F1 tyre decision could have backfired, says Pirelli’s Hembery
Pirelli’s supply to Formula One this year has not been without the occasional controversy – Michael Schumacher’s “raw eggs” comment being just one example – but there is no arguing that it’s raised the profile of tyres within the sport. Evidence of their prominent role was seen today by those thumbing through The Sun, who would have read the headline that the “real F1 heroes are…tyre boffins.”
The newspaper opines that we should thank Pirelli, and particularly its motorsport director Paul Hembery, for saving Formula One from “another year of domination” by Sebastian Vettel and for making the series “the most unpredictable in the sport’s history.” The Sun does have a point – the introduction of Pirelli’s new tyres this year, along with rule changes, has played a role in delivering seven different winners in the opening eight races of 2012. Last year Vettel dominated the podium, winning 11 of the 19 Grands Prix.
Speaking to The Sun, Hembery said F1 boss Bernie Ecclestone is “happy” with this season’s results. Several factors have contributed to this; he admitted that changes to the FIA rules have “blocked some of the advantage” the larger teams previously enjoyed. “But we have given them another challenge,” he added. “There are a lot of people who will agree that we have brought another element to the sport. The teams asked us to inject a technical challenge to the sport too, so we had to come up with tyres that made it interesting and were safe.”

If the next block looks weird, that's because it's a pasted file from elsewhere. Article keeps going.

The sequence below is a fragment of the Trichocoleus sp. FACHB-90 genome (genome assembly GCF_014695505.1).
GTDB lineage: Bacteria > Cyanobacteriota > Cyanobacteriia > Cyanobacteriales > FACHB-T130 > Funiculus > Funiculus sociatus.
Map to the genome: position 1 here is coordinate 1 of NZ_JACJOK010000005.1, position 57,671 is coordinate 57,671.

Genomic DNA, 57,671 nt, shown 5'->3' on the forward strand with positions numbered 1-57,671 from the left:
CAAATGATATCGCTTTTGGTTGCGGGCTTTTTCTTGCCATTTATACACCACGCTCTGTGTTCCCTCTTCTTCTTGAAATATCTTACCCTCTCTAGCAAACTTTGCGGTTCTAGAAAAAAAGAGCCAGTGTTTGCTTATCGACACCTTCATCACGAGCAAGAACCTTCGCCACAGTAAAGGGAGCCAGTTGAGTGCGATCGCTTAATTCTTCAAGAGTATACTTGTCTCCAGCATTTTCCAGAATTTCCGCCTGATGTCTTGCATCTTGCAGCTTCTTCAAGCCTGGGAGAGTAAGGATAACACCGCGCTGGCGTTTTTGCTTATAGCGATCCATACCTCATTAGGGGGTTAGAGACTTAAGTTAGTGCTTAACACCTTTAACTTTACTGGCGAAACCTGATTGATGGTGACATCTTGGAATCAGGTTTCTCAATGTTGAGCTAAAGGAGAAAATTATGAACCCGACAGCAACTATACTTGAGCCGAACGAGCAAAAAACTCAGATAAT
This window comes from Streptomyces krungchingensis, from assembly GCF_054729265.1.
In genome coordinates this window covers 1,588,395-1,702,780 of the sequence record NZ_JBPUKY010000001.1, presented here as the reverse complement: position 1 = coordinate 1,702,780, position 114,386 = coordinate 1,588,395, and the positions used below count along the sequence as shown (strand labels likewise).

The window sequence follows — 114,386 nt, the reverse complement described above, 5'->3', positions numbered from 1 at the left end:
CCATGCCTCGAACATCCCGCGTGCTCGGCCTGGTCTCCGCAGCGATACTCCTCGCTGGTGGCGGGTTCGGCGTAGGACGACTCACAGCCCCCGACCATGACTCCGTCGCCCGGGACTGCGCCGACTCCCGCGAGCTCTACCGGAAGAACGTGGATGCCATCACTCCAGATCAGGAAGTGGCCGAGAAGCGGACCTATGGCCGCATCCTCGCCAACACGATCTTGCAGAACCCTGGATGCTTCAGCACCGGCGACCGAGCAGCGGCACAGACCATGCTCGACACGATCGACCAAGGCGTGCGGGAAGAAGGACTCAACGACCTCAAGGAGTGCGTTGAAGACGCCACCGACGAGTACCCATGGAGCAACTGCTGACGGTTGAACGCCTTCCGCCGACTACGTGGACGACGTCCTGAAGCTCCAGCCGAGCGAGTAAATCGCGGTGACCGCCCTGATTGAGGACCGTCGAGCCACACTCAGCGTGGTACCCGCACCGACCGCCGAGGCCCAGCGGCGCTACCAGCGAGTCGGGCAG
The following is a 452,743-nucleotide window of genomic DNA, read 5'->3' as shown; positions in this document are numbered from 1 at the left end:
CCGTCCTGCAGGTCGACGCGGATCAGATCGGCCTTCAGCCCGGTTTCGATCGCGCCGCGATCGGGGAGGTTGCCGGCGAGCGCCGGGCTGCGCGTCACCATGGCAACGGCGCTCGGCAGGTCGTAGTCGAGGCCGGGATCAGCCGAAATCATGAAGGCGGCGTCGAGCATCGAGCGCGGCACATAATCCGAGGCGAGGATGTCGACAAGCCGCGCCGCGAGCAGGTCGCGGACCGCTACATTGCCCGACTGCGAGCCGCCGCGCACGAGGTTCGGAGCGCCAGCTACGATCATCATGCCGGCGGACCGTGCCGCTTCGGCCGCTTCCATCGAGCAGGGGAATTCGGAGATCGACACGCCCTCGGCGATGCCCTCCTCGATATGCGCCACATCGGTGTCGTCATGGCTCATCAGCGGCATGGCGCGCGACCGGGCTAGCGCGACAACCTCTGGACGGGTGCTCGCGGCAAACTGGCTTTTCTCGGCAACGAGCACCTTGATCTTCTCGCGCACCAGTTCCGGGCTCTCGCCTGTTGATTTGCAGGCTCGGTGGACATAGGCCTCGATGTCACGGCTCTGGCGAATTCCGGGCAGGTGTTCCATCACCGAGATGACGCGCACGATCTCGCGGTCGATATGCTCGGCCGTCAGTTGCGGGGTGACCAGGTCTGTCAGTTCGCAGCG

Hembery told The Sun that Pirelli’s approach “could have backfired, but fortunately it didn’t.” The Pirelli motorsport director believes the “vast majority” of Formula One participants “appreciate what we’re doing” and are “enjoying the challenge,” while spectators “are enjoying the racing.” He also commented that the “wider public are probably less interested in lap times and more interested in seeing exciting races, and not ones that are over after the first lap.”
Pirelli is already testing next season’s rubber. The tyre maker shares that for today’s two sessions, teams have been given two sets of the experimental hard tyre for next season in addition to their usual allocation. “The new tyre has a slightly wider working range, which should make it easier for the teams to get the tyres into the right operating temperature window,” said Pirelli. “This is a valuable opportunity for ourselves and all the teams to gather more information about the potential effect of a new compound, and gain some data for the future.”